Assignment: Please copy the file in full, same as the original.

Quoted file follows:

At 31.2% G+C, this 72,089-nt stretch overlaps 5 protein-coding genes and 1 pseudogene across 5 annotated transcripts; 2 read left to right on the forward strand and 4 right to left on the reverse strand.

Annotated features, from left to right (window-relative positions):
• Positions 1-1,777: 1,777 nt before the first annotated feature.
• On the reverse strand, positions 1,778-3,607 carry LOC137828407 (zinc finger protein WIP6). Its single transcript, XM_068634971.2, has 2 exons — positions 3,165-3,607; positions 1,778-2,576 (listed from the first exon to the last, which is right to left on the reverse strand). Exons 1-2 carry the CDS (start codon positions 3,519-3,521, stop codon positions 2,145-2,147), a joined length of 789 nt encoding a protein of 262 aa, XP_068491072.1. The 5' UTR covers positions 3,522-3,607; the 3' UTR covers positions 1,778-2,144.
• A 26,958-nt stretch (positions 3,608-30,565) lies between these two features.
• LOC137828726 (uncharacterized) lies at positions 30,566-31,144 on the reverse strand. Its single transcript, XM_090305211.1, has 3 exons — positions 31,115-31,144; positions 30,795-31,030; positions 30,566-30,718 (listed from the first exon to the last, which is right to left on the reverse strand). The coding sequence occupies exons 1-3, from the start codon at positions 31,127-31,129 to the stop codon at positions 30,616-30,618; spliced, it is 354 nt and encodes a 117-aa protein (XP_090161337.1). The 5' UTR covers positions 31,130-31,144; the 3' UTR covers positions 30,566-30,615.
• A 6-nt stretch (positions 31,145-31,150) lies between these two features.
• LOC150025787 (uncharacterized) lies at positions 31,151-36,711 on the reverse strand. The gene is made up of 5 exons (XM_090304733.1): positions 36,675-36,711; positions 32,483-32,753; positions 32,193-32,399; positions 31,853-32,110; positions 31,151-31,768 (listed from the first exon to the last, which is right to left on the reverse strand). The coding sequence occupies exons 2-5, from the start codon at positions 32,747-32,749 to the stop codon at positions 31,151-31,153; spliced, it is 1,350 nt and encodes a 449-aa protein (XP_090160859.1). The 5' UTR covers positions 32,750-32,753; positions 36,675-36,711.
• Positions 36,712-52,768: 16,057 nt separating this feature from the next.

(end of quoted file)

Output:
At 31.2% G+C, this 72,089-nt stretch overlaps 5 protein-coding genes and 1 pseudogene across 5 annotated transcripts; 2 read left to right on the forward strand and 4 right to left on the reverse strand.

Annotated features, from left to right (window-relative positions):
• Positions 1-1,777: 1,777 nt before the first annotated feature.
• On the reverse strand, positions 1,778-3,607 carry LOC137828407 (zinc finger protein WIP6). Its single transcript, XM_068634971.2, has 2 exons — positions 3,165-3,607; positions 1,778-2,576 (listed from the first exon to the last, which is right to left on the reverse strand). Exons 1-2 carry the CDS (start codon positions 3,519-3,521, stop codon positions 2,145-2,147), a joined length of 789 nt encoding a protein of 262 aa, XP_068491072.1. The 5' UTR covers positions 3,522-3,607; the 3' UTR covers positions 1,778-2,144.
• A 26,958-nt stretch (positions 3,608-30,565) lies between these two features.
• LOC137828726 (uncharacterized) lies at positions 30,566-31,144 on the reverse strand. Its single transcript, XM_090305211.1, has 3 exons — positions 31,115-31,144; positions 30,795-31,030; positions 30,566-30,718 (listed from the first exon to the last, which is right to left on the reverse strand). The coding sequence occupies exons 1-3, from the start codon at positions 31,127-31,129 to the stop codon at positions 30,616-30,618; spliced, it is 354 nt and encodes a 117-aa protein (XP_090161337.1). The 5' UTR covers positions 31,130-31,144; the 3' UTR covers positions 30,566-30,615.
• A 6-nt stretch (positions 31,145-31,150) lies between these two features.
• LOC150025787 (uncharacterized) lies at positions 31,151-36,711 on the reverse strand. The gene is made up of 5 exons (XM_090304733.1): positions 36,675-36,711; positions 32,483-32,753; positions 32,193-32,399; positions 31,853-32,110; positions 31,151-31,768 (listed from the first exon to the last, which is right to left on the reverse strand). The coding sequence occupies exons 2-5, from the start codon at positions 32,747-32,749 to the stop codon at positions 31,151-31,153; spliced, it is 1,350 nt and encodes a 449-aa protein (XP_090160859.1). The 5' UTR covers positions 32,750-32,753; positions 36,675-36,711.
• Positions 36,712-52,768: 16,057 nt separating this feature from the next.